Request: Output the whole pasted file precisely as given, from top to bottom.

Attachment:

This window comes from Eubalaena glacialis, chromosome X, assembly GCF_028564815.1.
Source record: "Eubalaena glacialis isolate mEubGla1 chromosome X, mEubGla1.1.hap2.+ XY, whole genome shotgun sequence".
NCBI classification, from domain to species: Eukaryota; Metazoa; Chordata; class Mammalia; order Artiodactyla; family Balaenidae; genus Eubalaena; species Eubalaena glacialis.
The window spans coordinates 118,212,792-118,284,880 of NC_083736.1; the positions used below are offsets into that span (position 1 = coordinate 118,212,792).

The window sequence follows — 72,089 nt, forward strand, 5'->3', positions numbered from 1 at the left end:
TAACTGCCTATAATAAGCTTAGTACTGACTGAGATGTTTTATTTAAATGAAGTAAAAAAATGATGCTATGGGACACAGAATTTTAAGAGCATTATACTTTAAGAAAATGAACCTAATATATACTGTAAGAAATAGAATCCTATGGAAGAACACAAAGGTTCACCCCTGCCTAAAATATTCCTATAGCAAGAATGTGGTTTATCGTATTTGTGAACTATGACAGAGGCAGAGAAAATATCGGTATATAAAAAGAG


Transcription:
This window comes from Eubalaena glacialis, chromosome X, assembly GCF_028564815.1.
Source record: "Eubalaena glacialis isolate mEubGla1 chromosome X, mEubGla1.1.hap2.+ XY, whole genome shotgun sequence".
NCBI classification, from domain to species: Eukaryota; Metazoa; Chordata; class Mammalia; order Artiodactyla; family Balaenidae; genus Eubalaena; species Eubalaena glacialis.
The window spans coordinates 118,212,792-118,284,880 of NC_083736.1; the positions used below are offsets into that span (position 1 = coordinate 118,212,792).

The window sequence follows — 72,089 nt, forward strand, 5'->3', positions numbered from 1 at the left end:
TAACTGCCTATAATAAGCTTAGTACTGACTGAGATGTTTTATTTAAATGAAGTAAAAAAATGATGCTATGGGACACAGAATTTTAAGAGCATTATACTTTAAGAAAATGAACCTAATATATACTGTAAGAAATAGAATCCTATGGAAGAACACAAAGGTTCACCCCTGCCTAAAATATTCCTATAGCAAGAATGTGGTTTATCGTATTTGTGAACTATGACAGAGGCAGAGAAAATATCGGTATATAAAAAGAG